England head to the Wanderers in Johannesburg for the third Test on Thursday aware that victory would give them a famous series win over a team ranked number one in the world.
After the comprehensive victory in Durban where England totally outplayed their hosts, a host of dropped catches handed South Africa a number of lifelines in Cape Town with the likes of Hashim Amla and AB De Villiers making the most of their escapes to find some form and bat their side into a solid position.
Unsurprisingly, given their recent history, England then wobbled with the bat on the final day but to castigate Alistair Cook’s men for their efforts would be wrong as the bowlers toiled manfully on a flat deck after the batsman, in particular Ben Stokes and Johnny Bairstow had put South Africa’s bowlers to the sword.
Cook’s men move to the rarefied air of the Highveld this week where the thinner atmosphere allows the ball to travel further and faster, while the physical endurance of the bowlers will be tested by recent temperatures that have reached 38 degrees in Jo’burg.
England are optimistic that playing at altitude won’t affect them as they spent a successful week at the start of their tour in Potchefstroom which is similarly high above sea level.
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Bethuel Buthenizi, assistant curator at the Wanderers for more than 20 years, believes this week’s pitch will offer assistance for bowlers of all types with a score in the mid 300s perceived to be competitive. The news that Dale Steyn misses out with a shoulder injury will be warmly greeted by England’s batters as he has taken 48 wickets at just 21.68 at the Bullring.
Given that seamers often enjoy the surface in Jo’burg, the South African selectors could look to drop spinner Dane Piedt (Dean Elgar bowls some left-arm spin) in preference for playing four quicks with Kyle Abbott favourite to return after missing out in Cape Town.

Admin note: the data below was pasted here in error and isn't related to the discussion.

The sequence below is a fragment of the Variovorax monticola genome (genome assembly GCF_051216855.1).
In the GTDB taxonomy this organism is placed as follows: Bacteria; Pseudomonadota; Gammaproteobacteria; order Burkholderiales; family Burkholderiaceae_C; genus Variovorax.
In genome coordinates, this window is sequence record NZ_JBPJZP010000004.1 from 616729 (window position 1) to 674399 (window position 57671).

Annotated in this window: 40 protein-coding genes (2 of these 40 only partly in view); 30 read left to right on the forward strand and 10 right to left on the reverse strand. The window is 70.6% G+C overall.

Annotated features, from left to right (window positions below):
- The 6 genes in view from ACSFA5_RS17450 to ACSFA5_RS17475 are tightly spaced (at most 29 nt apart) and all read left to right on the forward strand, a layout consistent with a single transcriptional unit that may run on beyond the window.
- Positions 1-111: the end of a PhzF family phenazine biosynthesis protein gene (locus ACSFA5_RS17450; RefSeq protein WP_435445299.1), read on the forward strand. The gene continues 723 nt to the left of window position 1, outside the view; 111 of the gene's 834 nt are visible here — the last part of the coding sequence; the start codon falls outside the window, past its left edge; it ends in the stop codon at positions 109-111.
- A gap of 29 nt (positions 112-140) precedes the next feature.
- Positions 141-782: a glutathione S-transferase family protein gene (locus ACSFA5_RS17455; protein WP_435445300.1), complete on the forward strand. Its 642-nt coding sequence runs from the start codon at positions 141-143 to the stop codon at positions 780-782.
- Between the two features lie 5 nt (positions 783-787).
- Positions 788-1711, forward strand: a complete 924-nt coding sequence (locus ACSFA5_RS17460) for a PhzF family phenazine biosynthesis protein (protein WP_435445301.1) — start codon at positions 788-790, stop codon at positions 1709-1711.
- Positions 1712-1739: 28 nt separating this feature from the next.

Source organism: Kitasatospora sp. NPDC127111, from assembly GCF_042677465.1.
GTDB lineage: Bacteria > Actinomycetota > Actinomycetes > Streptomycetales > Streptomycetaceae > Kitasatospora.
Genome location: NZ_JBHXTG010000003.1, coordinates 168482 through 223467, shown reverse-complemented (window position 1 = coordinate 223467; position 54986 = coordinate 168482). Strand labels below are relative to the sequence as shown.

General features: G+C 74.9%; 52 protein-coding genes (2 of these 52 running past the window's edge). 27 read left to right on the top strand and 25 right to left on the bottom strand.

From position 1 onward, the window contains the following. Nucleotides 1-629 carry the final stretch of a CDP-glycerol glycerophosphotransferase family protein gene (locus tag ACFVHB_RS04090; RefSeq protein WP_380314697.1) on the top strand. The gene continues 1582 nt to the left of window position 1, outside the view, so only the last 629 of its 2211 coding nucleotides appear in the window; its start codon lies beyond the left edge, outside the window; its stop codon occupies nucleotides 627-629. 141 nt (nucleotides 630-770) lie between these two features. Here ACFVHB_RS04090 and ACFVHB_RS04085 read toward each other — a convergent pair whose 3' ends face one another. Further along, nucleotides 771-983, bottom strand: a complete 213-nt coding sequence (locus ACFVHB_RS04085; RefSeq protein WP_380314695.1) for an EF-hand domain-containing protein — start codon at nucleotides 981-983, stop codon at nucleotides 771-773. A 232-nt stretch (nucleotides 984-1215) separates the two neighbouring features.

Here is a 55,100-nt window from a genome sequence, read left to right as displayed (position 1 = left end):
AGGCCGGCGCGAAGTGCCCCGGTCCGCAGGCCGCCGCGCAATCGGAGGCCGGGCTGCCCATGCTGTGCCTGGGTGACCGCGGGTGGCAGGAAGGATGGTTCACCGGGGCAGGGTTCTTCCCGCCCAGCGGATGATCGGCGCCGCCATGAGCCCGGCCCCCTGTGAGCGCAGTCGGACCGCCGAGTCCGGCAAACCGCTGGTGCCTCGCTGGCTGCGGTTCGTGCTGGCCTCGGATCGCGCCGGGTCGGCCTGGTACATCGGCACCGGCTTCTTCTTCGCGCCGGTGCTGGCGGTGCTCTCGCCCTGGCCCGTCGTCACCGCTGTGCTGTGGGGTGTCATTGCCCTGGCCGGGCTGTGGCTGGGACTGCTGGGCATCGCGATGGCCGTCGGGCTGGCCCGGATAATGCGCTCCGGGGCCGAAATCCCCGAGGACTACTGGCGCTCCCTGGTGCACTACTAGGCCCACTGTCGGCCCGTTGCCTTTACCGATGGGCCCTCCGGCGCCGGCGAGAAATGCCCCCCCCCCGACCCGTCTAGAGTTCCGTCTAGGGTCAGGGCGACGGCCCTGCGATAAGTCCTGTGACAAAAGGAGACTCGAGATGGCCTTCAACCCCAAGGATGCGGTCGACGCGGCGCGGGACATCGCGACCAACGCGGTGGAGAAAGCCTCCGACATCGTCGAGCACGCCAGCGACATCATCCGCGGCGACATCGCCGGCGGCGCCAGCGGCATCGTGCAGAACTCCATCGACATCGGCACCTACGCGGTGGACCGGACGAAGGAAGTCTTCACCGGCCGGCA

However, it could be worth keeping an eye on local hero Hardus Viljoen if he is allowed his chance as he boasts 49 wickets at this week's venue at a better average than Steyn and his two domestic games have yielded an impressive 20 wickets at an average of 14.
Steven Finn was the pick of England’s bowlers in the second Test and will relish the pace and bounce that the Bullring offers so can claim the bowling honours, while Joe Root has looked in good nick all series and could capitalise with the bat.
Deciding which team emerged with the most momentum and credit from Cape Town is harder to quantify as England must surely have gone close if they had accepted any number of opportunities which came their way.
In the hope they aren’t bearing the mental scars of the extended time spent in the field during South Africa’s reply and those fielding frailties were just a blip they are taken to win the Test and in doing so wrap up the series.